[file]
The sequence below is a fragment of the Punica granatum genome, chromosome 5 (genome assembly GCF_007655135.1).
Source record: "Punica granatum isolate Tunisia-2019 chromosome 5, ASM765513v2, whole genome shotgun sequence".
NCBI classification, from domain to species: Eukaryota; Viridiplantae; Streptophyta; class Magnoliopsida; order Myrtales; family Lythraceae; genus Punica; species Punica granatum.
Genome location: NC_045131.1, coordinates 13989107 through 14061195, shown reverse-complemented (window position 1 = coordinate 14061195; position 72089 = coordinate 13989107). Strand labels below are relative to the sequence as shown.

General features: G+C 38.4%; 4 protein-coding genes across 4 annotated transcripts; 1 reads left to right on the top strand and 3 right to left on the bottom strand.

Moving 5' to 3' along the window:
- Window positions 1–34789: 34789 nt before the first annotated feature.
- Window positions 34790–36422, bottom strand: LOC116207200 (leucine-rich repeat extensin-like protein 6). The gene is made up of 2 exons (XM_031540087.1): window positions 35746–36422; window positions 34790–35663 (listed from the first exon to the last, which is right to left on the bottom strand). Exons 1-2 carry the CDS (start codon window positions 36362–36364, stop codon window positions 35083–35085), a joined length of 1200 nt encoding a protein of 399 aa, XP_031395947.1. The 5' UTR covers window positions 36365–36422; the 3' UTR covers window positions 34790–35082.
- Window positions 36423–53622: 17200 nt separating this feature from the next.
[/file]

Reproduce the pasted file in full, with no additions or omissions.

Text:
The sequence below is a fragment of the Punica granatum genome, chromosome 5 (genome assembly GCF_007655135.1).
Source record: "Punica granatum isolate Tunisia-2019 chromosome 5, ASM765513v2, whole genome shotgun sequence".
NCBI classification, from domain to species: Eukaryota; Viridiplantae; Streptophyta; class Magnoliopsida; order Myrtales; family Lythraceae; genus Punica; species Punica granatum.
Genome location: NC_045131.1, coordinates 13989107 through 14061195, shown reverse-complemented (window position 1 = coordinate 14061195; position 72089 = coordinate 13989107). Strand labels below are relative to the sequence as shown.

General features: G+C 38.4%; 4 protein-coding genes across 4 annotated transcripts; 1 reads left to right on the top strand and 3 right to left on the bottom strand.

Moving 5' to 3' along the window:
- Window positions 1–34789: 34789 nt before the first annotated feature.
- Window positions 34790–36422, bottom strand: LOC116207200 (leucine-rich repeat extensin-like protein 6). The gene is made up of 2 exons (XM_031540087.1): window positions 35746–36422; window positions 34790–35663 (listed from the first exon to the last, which is right to left on the bottom strand). Exons 1-2 carry the CDS (start codon window positions 36362–36364, stop codon window positions 35083–35085), a joined length of 1200 nt encoding a protein of 399 aa, XP_031395947.1. The 5' UTR covers window positions 36365–36422; the 3' UTR covers window positions 34790–35082.
- Window positions 36423–53622: 17200 nt separating this feature from the next.